A giant asteroid as wide as a football field is set to zoom past the region Friday afternoon at 37,000 mph with no evidence of its presence here on Earth.
Still, Jay Melosh, a Purdue University professor and international crater expert, wants people to know what might happen if asteroid 2012 DA14 were to hit Chicago, so they can learn more about the connection between our planet and space.
"I think what we're learning is not to be so Earth-centered," Melosh said. "Stars are not little lights in the sky with little to do with us other than astrology. The sky has a direct impact on us and has sculpted our planet.
"We owe our existence and dominance as mammals to a big rock that hit the planet and killed the dinosaurs."
Melosh, a professor of earth, atmospheric and planetary science, physics and aerospace engineering, has worked with NASA, the Federal Emergency Management Agency and the Department of Homeland Security.
The asteroid passing by the Earth Friday is significant, he said, because "it's the closest fly-by we've ever seen of an object this size in recent history."
The asteroid is 50-meters wide, is traveling at 37,000 mph and weighs about 200,000 tons, nearly half the weight of a loaded supertanker.
"We saw it a year ahead of time thanks to a group in Spain," he said. "They are part of an international group of scientists concerned about impacts."
The good news with learning early of this asteroid's arrival, Melosh said, is scientists have been able to accurately predict its trajectory and determine it is not aimed toward Earth.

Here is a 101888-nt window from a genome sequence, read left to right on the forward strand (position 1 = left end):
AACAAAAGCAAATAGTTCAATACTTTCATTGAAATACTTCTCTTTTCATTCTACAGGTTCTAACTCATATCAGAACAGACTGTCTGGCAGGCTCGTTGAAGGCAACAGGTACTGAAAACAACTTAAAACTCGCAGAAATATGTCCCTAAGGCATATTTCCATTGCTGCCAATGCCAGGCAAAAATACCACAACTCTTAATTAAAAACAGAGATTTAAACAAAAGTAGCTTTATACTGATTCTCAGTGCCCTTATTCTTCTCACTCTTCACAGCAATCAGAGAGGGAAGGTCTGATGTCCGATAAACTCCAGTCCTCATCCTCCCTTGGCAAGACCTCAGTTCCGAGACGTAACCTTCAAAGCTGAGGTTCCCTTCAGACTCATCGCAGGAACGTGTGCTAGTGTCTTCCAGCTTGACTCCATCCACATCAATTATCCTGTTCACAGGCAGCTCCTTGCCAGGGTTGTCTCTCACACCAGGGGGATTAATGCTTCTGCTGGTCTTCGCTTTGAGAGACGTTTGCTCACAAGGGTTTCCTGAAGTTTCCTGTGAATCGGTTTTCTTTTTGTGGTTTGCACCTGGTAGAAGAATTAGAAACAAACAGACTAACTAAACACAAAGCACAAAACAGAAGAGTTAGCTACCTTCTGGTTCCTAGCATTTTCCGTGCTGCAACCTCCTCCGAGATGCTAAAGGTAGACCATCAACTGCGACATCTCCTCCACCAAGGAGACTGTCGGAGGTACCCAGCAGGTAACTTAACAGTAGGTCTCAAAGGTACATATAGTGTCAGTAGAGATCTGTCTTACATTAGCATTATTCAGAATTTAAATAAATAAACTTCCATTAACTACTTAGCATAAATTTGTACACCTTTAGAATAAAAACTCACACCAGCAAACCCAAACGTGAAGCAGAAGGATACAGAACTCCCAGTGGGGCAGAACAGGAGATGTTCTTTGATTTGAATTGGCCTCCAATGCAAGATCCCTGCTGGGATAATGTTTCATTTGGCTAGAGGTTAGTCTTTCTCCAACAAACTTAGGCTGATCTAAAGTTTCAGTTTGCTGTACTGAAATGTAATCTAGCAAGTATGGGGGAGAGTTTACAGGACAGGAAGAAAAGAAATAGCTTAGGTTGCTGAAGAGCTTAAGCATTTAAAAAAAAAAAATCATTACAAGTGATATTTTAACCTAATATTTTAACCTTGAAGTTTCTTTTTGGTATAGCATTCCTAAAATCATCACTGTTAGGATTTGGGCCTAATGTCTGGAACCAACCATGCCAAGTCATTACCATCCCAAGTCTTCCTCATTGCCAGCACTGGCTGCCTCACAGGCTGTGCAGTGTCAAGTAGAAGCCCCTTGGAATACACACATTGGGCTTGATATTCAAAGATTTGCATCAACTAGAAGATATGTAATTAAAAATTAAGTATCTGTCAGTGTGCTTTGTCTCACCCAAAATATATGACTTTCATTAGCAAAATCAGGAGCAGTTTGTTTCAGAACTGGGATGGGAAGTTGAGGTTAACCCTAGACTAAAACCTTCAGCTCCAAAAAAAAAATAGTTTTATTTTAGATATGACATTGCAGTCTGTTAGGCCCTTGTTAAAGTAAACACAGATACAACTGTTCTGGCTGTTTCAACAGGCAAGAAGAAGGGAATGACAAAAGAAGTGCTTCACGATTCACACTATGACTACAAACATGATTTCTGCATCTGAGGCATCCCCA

Still, Melosh explained what might happen if it were to hit a large city like Chicago.
The energy would be the equivalent of 4 megatons of a mid-sized thermonuclear bomb, Melosh said.
"It's coming into the atmosphere at 37,000 miles per hour, so it hits the air like a brick wall," he said. "It would break up into a bunch of fragments."
At 30,000 feet, the height used for flying aircraft, it would be at the optimum point for a significant burst, he said.
"It would topple buildings and flatten the downtown," Melosh said. "It would blow out windows and defoliate trees for a 20-mile radius."
The human casualties, he said, would likely be in the millions with the asteroid hitting during the lunch hour on a work day in the Loop.
The last time an asteroid hit the Earth was in 1908 in a remote area of Siberia. That asteroid was twice as big as the one passing by Friday, Melosh said.
"It evaporated a herd of reindeer and blasted the trees 20 miles away," he said.
Melosh created a Web site called Impact: Earth! which allows users to input various scenarios to see the results of projectiles of various sizes and densities and hitting targets with specific chemical properties.
"Whenever we get events such as these, we get calls asking the what-ifs," Melosh said. "It seemed we could automate that and let everyone have a chance to see the results with different variables."
Australia and Indonesia will have the best viewing points for the asteroid Friday, where it will be nighttime at the time is races past earth. Astronomers there will study its path closely, Melosh said.
Here, most won't know it ever came close.
"The most we could expect is a brief interruption of a cell phone call," he said. "So, if you're on a cell phone tomorrow and want to hang up on someone, you can blame the asteroid."